The way to do that is to figure out what from sections 1-8 is important for putting together the model. Then, explain your assumptions in putting that model together in clear language aimed at experts but not mathematicians. Don't provide the proofs, provide the logic behind the theorems that you have proven, and then cite the other work for those who want to go deeper (or put it in an appendix). That way, most people who want to use your work will be able to read the paper, which is what you need if you want it to get published. This is sort of similar to the situation with Mochizuki: it's not enough to be right, you have to be able to communicate your ideas to the people who have to understand them, and if you can do that then you ought to be able to get published fairly easily.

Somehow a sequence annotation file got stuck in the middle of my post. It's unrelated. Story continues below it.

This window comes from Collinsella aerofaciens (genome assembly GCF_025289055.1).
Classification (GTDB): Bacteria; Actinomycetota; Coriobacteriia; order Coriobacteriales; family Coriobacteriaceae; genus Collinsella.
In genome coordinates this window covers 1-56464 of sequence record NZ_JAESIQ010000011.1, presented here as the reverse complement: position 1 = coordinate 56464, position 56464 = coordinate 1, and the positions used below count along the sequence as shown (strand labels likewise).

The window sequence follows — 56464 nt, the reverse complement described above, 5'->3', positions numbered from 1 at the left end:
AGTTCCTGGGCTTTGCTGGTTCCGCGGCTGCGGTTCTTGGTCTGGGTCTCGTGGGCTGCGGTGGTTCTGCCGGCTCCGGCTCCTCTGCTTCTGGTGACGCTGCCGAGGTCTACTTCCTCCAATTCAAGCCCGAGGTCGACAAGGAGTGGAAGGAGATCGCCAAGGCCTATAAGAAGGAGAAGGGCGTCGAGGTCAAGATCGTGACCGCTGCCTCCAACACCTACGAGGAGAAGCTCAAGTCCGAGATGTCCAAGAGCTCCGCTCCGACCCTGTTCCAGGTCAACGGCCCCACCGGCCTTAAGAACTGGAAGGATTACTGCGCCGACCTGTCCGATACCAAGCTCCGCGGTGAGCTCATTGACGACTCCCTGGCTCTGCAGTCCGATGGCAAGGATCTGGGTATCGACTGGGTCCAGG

This should probably go in a separate conversation, but one problem with the "internet peer review" is that I'm guessing most of those readers also glossed over the math (at least, they appear to have from the responses that I saw posted). If I were a reviewer, I would have been confused right from the beginning of section 1, because you find that a person is twice as likely to have an impact if the number of voters is odd than if it's even. The logic behind this is that if there is an even number of voters then the best that a voter can do is create a tie, and there is still going to be a 50% chance that the tie goes the other way. If there are an odd number of voters, then for the voter to have an effect they will necessarily be *breaking* a tie, leading to certainty for their candidate. However, had the voter not participated, there was a 50% chance that the tie they broke would have broken their way anyway, so it strikes me that the situations are mirror images: each voter has a 50% chance of swaying an election that would not have gone their way to one that did go their way. Unless I am just being daft (always a significant possibility), then this point probably would have gotten cleared up in peer review. At the very least, other daft reviewers might have brought the point up and you could have explained it in a quick sentence so that they might proceed untroubled.